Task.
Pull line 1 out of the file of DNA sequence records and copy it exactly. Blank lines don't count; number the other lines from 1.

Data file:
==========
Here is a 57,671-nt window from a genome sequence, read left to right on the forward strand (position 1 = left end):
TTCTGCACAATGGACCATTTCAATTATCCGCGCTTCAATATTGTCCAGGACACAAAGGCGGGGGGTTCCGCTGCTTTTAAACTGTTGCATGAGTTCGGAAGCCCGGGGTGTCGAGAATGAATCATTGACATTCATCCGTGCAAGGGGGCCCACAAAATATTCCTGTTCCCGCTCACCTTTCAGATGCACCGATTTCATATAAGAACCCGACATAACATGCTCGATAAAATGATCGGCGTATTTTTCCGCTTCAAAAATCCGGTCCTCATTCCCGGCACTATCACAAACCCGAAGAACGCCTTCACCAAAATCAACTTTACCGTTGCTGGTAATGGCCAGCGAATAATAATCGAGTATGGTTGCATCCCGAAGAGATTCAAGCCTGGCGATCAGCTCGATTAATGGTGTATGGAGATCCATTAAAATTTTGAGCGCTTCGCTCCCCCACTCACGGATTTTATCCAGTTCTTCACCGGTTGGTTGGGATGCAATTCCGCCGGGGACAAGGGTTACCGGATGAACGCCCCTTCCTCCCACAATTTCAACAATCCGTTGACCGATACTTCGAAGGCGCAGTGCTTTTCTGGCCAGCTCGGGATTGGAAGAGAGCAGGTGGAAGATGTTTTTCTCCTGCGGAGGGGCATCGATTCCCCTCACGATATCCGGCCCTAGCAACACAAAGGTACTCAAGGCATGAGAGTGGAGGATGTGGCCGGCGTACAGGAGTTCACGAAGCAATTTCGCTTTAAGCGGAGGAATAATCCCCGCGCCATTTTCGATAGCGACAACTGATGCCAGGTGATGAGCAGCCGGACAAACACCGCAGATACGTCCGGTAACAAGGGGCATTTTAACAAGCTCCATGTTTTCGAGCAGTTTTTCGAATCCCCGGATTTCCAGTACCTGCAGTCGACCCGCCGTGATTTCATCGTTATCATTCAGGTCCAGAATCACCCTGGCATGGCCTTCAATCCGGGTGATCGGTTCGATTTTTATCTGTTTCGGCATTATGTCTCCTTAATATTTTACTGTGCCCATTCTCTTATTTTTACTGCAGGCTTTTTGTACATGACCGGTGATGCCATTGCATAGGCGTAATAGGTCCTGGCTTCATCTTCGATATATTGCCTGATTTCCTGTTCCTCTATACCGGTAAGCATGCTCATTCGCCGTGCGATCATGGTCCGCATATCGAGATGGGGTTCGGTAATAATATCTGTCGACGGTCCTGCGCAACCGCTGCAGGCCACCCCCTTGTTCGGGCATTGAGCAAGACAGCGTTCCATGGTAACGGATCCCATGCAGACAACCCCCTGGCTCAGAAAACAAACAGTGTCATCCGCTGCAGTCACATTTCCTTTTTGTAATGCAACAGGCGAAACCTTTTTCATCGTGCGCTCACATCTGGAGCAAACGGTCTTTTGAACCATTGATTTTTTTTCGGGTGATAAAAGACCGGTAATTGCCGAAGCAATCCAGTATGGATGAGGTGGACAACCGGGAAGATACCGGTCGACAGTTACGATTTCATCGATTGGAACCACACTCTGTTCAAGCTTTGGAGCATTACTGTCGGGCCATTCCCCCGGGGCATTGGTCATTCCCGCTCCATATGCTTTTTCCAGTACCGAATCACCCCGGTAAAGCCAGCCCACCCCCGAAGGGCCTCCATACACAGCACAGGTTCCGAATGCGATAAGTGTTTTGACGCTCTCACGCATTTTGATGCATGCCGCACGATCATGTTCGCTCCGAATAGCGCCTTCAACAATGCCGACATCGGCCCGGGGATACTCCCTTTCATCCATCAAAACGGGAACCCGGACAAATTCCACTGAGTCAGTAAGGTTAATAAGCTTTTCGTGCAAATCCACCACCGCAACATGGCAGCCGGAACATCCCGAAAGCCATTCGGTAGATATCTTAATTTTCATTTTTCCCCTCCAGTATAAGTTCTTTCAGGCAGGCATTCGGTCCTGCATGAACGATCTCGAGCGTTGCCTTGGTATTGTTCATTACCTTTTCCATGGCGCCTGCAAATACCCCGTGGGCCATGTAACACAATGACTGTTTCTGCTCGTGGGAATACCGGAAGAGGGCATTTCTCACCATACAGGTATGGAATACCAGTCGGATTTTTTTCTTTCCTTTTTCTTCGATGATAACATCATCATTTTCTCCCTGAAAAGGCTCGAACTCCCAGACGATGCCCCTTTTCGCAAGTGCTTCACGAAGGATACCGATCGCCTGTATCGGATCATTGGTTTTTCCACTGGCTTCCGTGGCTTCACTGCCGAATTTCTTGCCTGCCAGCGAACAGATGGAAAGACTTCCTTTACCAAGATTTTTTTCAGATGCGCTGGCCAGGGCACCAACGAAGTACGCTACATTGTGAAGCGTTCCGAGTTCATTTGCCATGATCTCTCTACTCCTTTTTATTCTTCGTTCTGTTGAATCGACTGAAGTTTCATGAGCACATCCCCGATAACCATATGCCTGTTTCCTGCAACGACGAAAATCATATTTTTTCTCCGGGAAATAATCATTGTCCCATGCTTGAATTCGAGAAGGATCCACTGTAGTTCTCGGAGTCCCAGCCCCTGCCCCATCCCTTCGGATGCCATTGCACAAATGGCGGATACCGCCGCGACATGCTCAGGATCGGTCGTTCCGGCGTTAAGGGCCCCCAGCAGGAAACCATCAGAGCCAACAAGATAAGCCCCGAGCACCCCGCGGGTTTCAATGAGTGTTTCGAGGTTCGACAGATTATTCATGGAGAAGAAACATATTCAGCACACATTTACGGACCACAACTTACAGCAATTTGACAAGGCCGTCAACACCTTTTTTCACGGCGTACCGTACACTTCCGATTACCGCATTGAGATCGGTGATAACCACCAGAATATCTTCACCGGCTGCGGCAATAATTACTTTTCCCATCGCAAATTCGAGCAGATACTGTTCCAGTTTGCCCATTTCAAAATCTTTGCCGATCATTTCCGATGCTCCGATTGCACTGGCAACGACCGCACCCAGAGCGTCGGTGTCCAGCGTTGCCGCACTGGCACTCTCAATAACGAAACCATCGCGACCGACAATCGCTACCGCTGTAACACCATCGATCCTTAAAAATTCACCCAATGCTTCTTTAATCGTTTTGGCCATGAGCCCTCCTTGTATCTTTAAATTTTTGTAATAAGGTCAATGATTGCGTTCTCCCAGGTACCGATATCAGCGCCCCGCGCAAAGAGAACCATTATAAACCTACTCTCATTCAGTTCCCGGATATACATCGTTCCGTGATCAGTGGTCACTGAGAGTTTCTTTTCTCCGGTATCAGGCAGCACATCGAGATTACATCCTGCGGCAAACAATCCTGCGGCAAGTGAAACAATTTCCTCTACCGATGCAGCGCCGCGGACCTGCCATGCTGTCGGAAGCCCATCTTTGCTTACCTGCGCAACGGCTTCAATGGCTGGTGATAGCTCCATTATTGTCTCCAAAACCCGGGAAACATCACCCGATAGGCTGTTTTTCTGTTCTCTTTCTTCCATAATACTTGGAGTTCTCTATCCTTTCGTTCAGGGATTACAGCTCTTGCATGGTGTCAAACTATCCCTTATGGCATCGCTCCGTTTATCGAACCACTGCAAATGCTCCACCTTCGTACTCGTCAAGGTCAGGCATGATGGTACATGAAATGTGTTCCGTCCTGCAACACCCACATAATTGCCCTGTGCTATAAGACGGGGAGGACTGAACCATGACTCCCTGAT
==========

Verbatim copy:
Here is a 57,671-nt window from a genome sequence, read left to right on the forward strand (position 1 = left end):